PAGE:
Mrs. Adams in Winter: A Journey in the Last Days of Napoleon / Edition 1by Michael O'Brien
Pub. Date: 03/02/2010
Publisher: Farrar, Straus and Giroux
Early in 1815, Louisa Catherine Adams and her young son left St. Petersburg in a heavy Russian carriage and set out on a difficult journey to meet her husband, John Quincy Adams, in Paris. She traveled through the snows of Eastern Europe, across the battlefields of Germany, and into a France then experiencing the tumultuous events of Napoleon's return from Elba.
Early in 1815, Louisa Catherine Adams and her young son left St. Petersburg in a heavy Russian carriage and set out on a difficult journey to meet her husband, John Quincy Adams, in Paris. She traveled through the snows of Eastern Europe, across the battlefields of Germany, and into a France then experiencing the tumultuous events of Napoleon's return from Elba. The prize-winning historian Michael O'Brien reconstructs for the first time Louisa Adams's extraordinary passage. An evocative history of the experience of travel in the days of carriages and kings, Mrs. Adams in Winter offers a moving portrait of a lady, her difficult marriage, and her conflicted sense of what it meant to be a woman caught between worlds.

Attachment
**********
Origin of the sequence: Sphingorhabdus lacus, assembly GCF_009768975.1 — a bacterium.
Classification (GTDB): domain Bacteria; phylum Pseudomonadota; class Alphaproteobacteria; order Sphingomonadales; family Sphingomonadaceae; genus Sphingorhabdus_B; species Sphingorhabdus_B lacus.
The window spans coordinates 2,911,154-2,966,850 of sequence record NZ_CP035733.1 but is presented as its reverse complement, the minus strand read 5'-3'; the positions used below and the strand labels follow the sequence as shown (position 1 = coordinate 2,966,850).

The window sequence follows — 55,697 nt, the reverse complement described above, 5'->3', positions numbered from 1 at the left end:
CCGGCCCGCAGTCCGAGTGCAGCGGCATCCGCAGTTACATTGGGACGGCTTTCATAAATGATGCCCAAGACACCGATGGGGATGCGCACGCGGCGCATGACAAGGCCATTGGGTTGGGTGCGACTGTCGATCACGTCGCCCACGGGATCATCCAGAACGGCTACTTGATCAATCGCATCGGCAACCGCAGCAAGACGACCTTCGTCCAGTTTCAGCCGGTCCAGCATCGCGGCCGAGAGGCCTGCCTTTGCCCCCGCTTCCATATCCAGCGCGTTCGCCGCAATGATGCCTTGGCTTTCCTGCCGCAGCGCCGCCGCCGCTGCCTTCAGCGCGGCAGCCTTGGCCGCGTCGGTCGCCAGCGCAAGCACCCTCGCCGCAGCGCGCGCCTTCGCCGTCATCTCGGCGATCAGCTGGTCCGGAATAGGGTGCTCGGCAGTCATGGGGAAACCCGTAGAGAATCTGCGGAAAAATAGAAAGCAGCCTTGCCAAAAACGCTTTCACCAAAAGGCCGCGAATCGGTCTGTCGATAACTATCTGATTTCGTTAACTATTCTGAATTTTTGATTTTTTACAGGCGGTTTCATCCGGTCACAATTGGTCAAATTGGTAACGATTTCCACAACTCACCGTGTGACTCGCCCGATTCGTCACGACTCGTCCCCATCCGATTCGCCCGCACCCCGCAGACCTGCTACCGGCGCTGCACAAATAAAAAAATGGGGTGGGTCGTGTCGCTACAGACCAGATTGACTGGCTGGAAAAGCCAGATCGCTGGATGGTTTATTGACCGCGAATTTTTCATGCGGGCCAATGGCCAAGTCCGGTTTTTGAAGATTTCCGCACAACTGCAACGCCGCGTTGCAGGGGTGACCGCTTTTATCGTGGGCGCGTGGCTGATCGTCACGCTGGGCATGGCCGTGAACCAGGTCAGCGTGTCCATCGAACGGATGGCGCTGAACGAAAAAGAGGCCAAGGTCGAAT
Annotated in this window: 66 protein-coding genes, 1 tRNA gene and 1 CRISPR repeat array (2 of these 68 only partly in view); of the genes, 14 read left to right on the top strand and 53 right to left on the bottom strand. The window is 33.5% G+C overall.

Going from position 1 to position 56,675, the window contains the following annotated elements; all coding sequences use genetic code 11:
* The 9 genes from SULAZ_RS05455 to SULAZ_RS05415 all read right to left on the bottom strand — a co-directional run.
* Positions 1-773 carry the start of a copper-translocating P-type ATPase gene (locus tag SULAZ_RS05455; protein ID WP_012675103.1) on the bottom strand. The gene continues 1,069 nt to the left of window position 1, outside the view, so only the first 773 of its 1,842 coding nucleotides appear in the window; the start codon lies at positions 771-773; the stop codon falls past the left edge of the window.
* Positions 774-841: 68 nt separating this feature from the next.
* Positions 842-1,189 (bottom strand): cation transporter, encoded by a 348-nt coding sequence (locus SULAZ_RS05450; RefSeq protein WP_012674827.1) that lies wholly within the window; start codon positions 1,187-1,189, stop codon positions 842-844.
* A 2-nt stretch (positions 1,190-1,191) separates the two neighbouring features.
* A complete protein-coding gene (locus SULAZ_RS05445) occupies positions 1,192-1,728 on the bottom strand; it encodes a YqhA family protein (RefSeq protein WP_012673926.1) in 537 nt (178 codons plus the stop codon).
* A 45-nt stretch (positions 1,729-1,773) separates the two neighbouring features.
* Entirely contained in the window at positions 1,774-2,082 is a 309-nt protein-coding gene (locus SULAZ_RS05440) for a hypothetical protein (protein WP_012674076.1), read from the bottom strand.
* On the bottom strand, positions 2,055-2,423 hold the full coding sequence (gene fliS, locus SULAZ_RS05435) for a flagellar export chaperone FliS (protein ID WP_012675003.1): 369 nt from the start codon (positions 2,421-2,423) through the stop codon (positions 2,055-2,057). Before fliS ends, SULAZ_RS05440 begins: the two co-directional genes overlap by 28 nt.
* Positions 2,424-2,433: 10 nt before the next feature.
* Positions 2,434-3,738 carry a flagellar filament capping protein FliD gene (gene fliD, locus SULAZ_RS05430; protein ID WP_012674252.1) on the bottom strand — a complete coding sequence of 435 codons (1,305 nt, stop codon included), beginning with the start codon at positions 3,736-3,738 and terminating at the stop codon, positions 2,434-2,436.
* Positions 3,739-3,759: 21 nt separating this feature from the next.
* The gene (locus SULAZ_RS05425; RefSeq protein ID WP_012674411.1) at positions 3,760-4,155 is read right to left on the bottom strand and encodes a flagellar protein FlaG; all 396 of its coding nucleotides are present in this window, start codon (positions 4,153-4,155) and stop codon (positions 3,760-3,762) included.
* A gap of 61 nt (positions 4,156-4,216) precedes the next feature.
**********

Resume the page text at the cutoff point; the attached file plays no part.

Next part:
- Farrar, Straus and Giroux
- Publication date:
- Edition description:
- First Edition
- Product dimensions:
- 6.50(w) x 9.28(h) x 1.32(d)
Table of Contents
List of Illustrations viii
1 Saint Petersburg 3
2 From Saint Petersburg to Riga 44
3 From Riga to Berlin 96
4 From Berlin to Eisenach 138
5 From Eisenach to Frankfurt 191
6 From Frankfurt to Paris 262
Appendix: Places 297
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I looked forward to reading this book as I am interested in learning about Louisa Adams and the story of her 1815 winter journey from St. Petersburg to Paris. About 20% is a fascinating story. The remainder of the book consists of unrelated diversions, people who were not directly connected to her trip, or places that she did not visit in 1815. I waded through the story trying to find direct relationships to her actual experiences. They were few and far between. It would have been more enjoyable to read more about Louisa after she completed her trip, and less about Napoleonic Europe in general. I realize that the author did not have more than 50 pages of Louisa's original journal, and I was disappointed that the 295 pages were not more severely edited. The large map was most helpful, but the smaller maps were not. The picture of the Berline carriage was totally different from the description in the text.
This it touted as an account of the Trip but it seems that not that much is really known about the trip and what is know isn't really that interesting. The author goes back and forth in Mrs. Adams life, making it hard to keep track of what happened when. Lots of conjecture as to where she might or might not have stopped, what personage a particular locality might have brought to mind, even what she may or may not have eaten. Only occasionally interesting, mostly boring.